For most fans and critics, the main, if not only, highlight on the entire album was its last track, ʽEvery Grain Of Sandʼ, which certainly rides a train of high ambitions — longer, slower, statelier than the rest, a personal, anthemic poem with a haunting arrangement that almost seems to echo ʽSad-Eyed Ladyʼ in its stately cadences. The echo is but a faint one, though: the basic melody is but a variation on the 50s progression, the lyrics are marred by some clichéd application of Biblical imagery where the man once used to be much more imaginative with it, and, worst of all, the major point — that of finding consolation in the Lord's «perfect plan» — does not come across with the sincerity of, say, a George Harrison (to whom I am quite often more than willing to forgive all the clichés since they are delivered with so much genuine devotion — and, fairly frequently, melodic bliss). Nevertheless, this song alone, in its execution, is still more atmospheric, personal, and affecting than the entirety of Saved, if a bit too overwrought and undercooked (simultaneously, no less!) as a prayer-anthem.
The real kicker on the record, however, is the title track. Produced by Robert "Bumps" Blackwell instead of Plotkin, it has a distinctly different aura from the rest — a shadowy, echoey, ghostly song, where Dylan rails against nasty garage guitar barrages and gospel back vocals with the ladies in «fury» rather than «angel» mode. Fleeting visions of ʽGimmie Shelterʼ come to mind, and even though ʽShot Of Loveʼ does not come close to the former's grandeur, there is no denying the atmospheric and thematic connection — here, too, we have a deeply troubled protagonist looking for salvation among a sea of troubles. There are some really vicious lyrics here, bordering on Morrison-esque darkness ("Why would I want to take your life? / You've only murdered my father, raped his wife / Tattooed my babies with a poison pen / Mocked my God, humiliated my friends"), which emphasizes the repetitive counter-plea of "I need a shot of love" even stronger — and the shot itself is never really delivered until ʽEvery Grain Of Sandʼ wraps the proceedings up nine tracks later.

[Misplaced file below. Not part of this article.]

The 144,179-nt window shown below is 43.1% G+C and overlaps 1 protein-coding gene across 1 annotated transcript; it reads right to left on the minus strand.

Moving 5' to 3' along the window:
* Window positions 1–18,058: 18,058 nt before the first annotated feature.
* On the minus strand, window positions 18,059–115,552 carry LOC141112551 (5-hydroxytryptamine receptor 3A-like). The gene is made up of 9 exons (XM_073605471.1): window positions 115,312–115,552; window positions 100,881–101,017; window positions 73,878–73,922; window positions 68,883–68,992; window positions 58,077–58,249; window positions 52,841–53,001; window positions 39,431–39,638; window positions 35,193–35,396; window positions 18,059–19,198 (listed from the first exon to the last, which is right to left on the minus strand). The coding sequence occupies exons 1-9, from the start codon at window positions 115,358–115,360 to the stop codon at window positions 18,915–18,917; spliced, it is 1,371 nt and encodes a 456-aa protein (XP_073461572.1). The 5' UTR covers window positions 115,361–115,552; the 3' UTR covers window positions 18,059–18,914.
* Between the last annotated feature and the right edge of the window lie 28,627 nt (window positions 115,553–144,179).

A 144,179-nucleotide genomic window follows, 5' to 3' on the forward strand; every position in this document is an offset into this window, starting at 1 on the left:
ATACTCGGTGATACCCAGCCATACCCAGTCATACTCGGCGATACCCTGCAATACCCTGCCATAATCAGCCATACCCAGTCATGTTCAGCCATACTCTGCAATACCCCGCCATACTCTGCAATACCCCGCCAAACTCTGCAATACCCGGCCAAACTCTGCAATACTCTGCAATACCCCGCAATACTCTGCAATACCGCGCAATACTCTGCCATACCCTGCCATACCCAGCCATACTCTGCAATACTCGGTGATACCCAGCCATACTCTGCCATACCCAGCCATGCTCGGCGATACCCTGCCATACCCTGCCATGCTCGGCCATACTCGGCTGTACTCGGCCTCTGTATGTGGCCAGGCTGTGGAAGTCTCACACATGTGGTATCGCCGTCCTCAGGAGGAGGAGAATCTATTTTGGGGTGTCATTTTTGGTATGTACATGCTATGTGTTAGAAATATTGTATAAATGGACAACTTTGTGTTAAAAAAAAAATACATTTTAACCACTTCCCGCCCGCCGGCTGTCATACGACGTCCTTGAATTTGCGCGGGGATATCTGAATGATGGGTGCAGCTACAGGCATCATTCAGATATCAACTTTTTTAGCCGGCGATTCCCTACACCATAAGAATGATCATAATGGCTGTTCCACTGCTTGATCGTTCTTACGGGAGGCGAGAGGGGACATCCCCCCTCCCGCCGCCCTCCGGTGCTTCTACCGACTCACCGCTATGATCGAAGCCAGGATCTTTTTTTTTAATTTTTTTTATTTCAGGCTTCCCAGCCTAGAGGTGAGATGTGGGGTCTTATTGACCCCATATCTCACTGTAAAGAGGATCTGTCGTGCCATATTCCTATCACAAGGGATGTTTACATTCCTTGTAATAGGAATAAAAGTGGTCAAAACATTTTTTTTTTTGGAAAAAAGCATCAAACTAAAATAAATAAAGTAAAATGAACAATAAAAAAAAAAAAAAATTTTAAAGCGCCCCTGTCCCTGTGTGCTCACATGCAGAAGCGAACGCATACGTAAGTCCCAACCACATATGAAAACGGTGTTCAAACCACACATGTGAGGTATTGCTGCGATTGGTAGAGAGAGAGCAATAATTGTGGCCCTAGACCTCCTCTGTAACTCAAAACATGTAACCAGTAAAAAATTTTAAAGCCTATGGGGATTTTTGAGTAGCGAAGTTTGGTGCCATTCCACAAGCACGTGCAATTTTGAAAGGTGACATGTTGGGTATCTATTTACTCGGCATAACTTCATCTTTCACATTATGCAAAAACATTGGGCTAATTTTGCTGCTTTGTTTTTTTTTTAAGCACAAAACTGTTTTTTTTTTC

In between, we have some lesser, but still acceptable, tracks, such as the funny, slightly funky ʽHeart Of Mineʼ (a rather ruffled version, selected by Bob only because it had both Ringo Starr and Ron Wood guesting on it, but I kinda like it); the weird, out-of-nowhere eulogy for Lenny Bruce, done in a minimalist arrangement but with the same sentimental affection as was earlier displayed for Joey Gallo; a bit of catchy apocalyptic reggae in ʽDead Man, Dead Manʼ; and ʽThe Groom Is Still Waiting At The Altarʼ, formerly a non-album B-side but eventually included by Bob as a regular constituent in the CD age — screechy 12-bar blues-rock that he hadn't done since God knows when... the only thing lacking is a mighty Robbie Robertson solo, but the song still works, maybe because the very fact of rhyming the song title with "the rock of Gibraltar" is one of those Dylan-only hooks that can make his silliest and/or most generic tracks memorable.
It is quite ironic, really, that Shot Of Love could be dismissed for its ongoing Christian preachiness when it was already clear that Dylan was done with, or would very soon be done with, formulaic Christianity. Much more important than being the last in his «born again trilogy», Shot Of Love would also turn out to be his last properly produced album in a long, long time, and the last album to consistently feature Dylan in a non-comatose state, where «mumbling» and «whining» would not be the only two switches on the vocal control board. It is an uneven album, it is not locked on greatness, but it lives, breathes, rambles, stutters, falls down, picks itself up again, and throws itself at ya. «Garage gospel» is more like it — from the cloudy chaos of the title track to the drunk Waitsian strut of ʽTroubleʼ, there is really nothing else like this in the entire Dylan catalog, so, despite occasional flaws, an unquestionable thumbs up here.